Smart investors can build a net zero portfolio today, but you shouldn’t want them to. It won’t have a stellar risk-return profile, and it’s likely to only produce “paper” decarbonization rather than cutting real-world emissions.

By Ariel Fromer Babcock, CFA

Divestment and exclusion are approaches based on an organization’s principles, or those of their stakeholders (e.g., clients and beneficiaries), limiting investment in carbon-intensive assets or industries. As a result, it’s a strategy often supported by those who prefer to avoid carbon-intense assets. These stakeholders argue that divestment and exclusion raise the cost of capital for carbon-heavy activities, sends a market signal to companies engaged in those activities meant to inspire more rapid change, and ensures that the investor feels comfortable with the sources of its returns.

If the objective is to reduce carbon emissions on a broader scale, a principles-based approach won’t achieve that goal. Divestment emphasizes the importance of rapid portfolio decarbonization while exclusions keep carbon-intense or difficult-to-abate assets out.

Principles-based approaches such as these can leave meaningful risks unaccounted for and cause investors to miss out on powerful return opportunities. With regard to addressing climate risk specifically, divestment and exclusion on the basis of carbon emissions may be the most used portfolio-construction techniques at the moment, but they aren’t suitable long-term solutions.

Despite these perceived benefits, there are six (and possibly more) limitations to a divestment- or exclusion-based approach:

  1. By excluding assets from the investable universe based on their current carbon-footprint, investors cannot invest in companies or industries that are transitioning to a more sustainable business model, missing out on potential returns.1 As Carlyle CEO and FCLTGlobal board director Kewsong Lee noted, “We can’t invest in the energy transition if we stop investing in energy.”2
  2. The practice of exclusion often means that large segments of the economy are not represented in the portfolio, resulting in potential portfolio construction challenges that may introduce more risk into the remaining portfolio from sector concentration.3
  3. Exclusion leaves the investor with no seat at the table and little means of influencing change with transitioning assets.4 As Mark Carney has observed, “It’s the reason John Dillinger robbed banks, because that’s where the money is. We need to go where the emissions are…and in many cases it’s about investing with existing actors to support that transition.”5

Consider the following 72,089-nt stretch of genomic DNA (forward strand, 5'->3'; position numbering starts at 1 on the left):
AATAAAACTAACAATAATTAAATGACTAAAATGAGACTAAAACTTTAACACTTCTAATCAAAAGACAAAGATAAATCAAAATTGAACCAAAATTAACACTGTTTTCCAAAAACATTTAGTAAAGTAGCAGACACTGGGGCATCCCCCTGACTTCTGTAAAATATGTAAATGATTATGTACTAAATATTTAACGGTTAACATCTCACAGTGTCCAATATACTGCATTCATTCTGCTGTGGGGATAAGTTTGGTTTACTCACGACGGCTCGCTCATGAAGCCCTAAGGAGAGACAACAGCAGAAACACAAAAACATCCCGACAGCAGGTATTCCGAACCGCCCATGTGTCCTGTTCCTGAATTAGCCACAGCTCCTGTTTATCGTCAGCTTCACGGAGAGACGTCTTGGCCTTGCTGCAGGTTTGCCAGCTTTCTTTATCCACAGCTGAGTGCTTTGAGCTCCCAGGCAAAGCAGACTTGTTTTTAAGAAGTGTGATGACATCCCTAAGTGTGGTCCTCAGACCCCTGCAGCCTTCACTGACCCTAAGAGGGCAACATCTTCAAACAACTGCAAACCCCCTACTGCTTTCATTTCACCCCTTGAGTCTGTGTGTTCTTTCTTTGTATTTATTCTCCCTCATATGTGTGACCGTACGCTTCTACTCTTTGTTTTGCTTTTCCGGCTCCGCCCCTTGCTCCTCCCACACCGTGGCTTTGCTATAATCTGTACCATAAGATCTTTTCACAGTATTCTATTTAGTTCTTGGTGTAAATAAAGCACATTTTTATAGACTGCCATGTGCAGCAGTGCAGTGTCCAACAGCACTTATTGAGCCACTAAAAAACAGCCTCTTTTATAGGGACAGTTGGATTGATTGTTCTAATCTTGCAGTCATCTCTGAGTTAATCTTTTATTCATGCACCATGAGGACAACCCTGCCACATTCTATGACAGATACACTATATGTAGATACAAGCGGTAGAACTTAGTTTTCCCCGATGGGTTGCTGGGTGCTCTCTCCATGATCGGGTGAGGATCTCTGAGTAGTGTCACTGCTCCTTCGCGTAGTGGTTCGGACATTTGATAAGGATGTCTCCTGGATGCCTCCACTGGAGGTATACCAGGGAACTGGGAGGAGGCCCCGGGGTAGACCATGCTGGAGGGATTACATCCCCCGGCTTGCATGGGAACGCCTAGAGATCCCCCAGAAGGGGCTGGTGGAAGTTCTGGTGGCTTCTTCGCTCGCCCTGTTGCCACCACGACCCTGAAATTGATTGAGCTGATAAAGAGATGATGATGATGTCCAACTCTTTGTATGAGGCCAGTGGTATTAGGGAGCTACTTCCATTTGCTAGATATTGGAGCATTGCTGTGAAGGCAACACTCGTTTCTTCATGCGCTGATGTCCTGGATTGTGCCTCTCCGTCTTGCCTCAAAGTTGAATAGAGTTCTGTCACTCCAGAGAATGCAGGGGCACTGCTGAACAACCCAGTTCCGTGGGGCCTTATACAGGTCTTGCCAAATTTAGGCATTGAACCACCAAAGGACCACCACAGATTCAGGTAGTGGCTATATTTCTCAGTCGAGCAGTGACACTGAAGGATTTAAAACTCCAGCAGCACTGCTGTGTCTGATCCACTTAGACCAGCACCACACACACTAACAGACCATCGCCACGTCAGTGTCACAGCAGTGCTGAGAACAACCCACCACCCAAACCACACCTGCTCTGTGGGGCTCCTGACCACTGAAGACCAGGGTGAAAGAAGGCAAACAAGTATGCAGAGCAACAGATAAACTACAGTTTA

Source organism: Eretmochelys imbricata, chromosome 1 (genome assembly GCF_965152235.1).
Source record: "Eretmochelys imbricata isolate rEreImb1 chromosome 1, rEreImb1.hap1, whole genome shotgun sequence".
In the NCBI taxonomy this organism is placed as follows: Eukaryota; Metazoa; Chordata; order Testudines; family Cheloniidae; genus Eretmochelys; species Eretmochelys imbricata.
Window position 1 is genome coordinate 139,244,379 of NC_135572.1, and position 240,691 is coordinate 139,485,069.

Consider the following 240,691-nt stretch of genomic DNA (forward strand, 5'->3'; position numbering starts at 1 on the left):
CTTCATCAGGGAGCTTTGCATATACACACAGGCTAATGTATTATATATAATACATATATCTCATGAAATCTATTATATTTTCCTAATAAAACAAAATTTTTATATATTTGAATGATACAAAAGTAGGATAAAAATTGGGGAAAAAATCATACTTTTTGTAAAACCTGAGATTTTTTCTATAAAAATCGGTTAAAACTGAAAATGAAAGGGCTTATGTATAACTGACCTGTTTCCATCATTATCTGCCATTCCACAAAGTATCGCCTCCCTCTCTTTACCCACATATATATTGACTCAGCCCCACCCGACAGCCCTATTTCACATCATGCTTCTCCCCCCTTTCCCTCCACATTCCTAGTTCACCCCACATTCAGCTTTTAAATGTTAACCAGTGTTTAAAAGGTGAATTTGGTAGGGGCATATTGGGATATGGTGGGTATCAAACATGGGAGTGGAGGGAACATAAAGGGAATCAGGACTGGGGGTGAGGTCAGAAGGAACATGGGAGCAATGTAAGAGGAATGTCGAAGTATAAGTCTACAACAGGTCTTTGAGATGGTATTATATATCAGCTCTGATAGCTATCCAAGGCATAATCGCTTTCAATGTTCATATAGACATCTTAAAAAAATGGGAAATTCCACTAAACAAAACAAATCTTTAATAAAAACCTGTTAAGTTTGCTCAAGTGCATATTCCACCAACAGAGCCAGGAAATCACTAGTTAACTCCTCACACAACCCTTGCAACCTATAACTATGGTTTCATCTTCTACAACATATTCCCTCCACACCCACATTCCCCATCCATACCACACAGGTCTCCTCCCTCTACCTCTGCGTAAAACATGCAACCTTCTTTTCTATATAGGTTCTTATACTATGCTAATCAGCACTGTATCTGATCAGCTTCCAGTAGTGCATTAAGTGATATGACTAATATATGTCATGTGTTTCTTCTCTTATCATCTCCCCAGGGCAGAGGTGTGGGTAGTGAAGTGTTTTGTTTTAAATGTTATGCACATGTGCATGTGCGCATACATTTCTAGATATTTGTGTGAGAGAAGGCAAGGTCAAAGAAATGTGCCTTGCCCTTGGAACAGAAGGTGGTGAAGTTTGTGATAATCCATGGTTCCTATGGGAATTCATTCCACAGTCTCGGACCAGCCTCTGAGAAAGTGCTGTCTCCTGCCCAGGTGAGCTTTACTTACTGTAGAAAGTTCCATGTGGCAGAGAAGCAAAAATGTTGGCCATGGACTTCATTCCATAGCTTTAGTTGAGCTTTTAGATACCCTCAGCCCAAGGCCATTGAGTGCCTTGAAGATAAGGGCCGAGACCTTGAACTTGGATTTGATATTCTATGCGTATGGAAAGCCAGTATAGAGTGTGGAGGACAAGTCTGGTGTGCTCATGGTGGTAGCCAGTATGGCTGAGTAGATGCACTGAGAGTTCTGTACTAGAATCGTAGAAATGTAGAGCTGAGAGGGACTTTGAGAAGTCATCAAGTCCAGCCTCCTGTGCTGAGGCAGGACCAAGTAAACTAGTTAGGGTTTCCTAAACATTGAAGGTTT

4. Divestment may simply transfer carbon-intense assets from one owner to another; the carbon may have been removed from the portfolio, but nothing has changed in the real economy.6
  5. Divestment and exclusion may raise a company’s cost of capital, but that results in a higher return to the remaining investors, perversely rewarding investors who are happy to hold more carbon-intense assets.7
  6. Transferring assets out of the portfolio also commonly removes them from the public markets sphere and puts them into private hands, reducing transparency and monitoring efforts.8

Taking a principles-based approach to decarbonization may be satisfying in the near-term, but true investment in the sustainable transition – allocating capital to catalyze development of new technologies and industries while providing scale capital to remake the economy for a resilient future – is far more satisfying – and rewarding, in the long term.

To understand how long-term investors remain invested in the sustainable transition while pursuing decarbonization goals, read our report here.

 


1. Laura Sanicola. “Oil Prices Rise to Three-Year High on Back of Supply Deficit Forecasts.” Reuters. October 15, 2021. www.reuters.com/business/energy/oil-prices-rise-tight-supply-set-weekly-gain-more-than-2-2021-10-15/;

David Blitz and Laurens Swinkels. “Does Excluding Sin Stocks Cost Performance?” June 25, 2021. https://ssrn.com/abstract=3839065.

2. https://fortune.com/2022/02/10/we-cant-invest-in-the-energy-transition-if-we-stop-investing-in-energy-climate-net-zero-kewsong-lee/

3. Tamas Barko, Marijn Cremers, and Luc Renneboog. “Shareholder Engagement on Environmental, Social, and Governance Performance.” Journal of Impact and ESG Investing. July 2021. https://jesg.pm-research.com/content/early/2021/08/20/jesg.2021.1.028.

4. Eleaonora Broccardo, Oliver Hart, and Luigi Zingales. Exit vs. Voice. National Bureau of Economic Research Working Paper 27710. Cambridge, MA: NBER, August 2020. https://www.nber.org/papers/w27710.

5. Going Long podcast

6. David Carlin. “The Case for Fossil Fuel Engagement.” Forbes. March 2, 2021. https://www.forbes.com/sites/davidcarlin/2021/03/02/the-case-for-fossil-fuel-engagement/?sh=5568a624d726;

Jonathan Berk and J. Binsbergen. “The Impact of Impact Investing.” Stanford University Graduate School of Business Research Paper. November 5, 2021. https:// papers.ssrn.com/sol3/papers.cfm?abstract_id=3909166.

7. Belinda Gan. Divestment—Does it Drive Real Change? New York: Schroder Investment Management North America, July 2019. https://www.schroders.com/getfunddocument/?oid=1.9.3338808.

8. Hiroko Tabuchi. “Private Equity Funds, Sensing Profit in Tumult, Are Propping Up Oil.” New York Times. October 13, 2021. https://www.nytimes.com/2021/10/13/climate/private-equity-funds-oil-gas-fossil-fuels.html.

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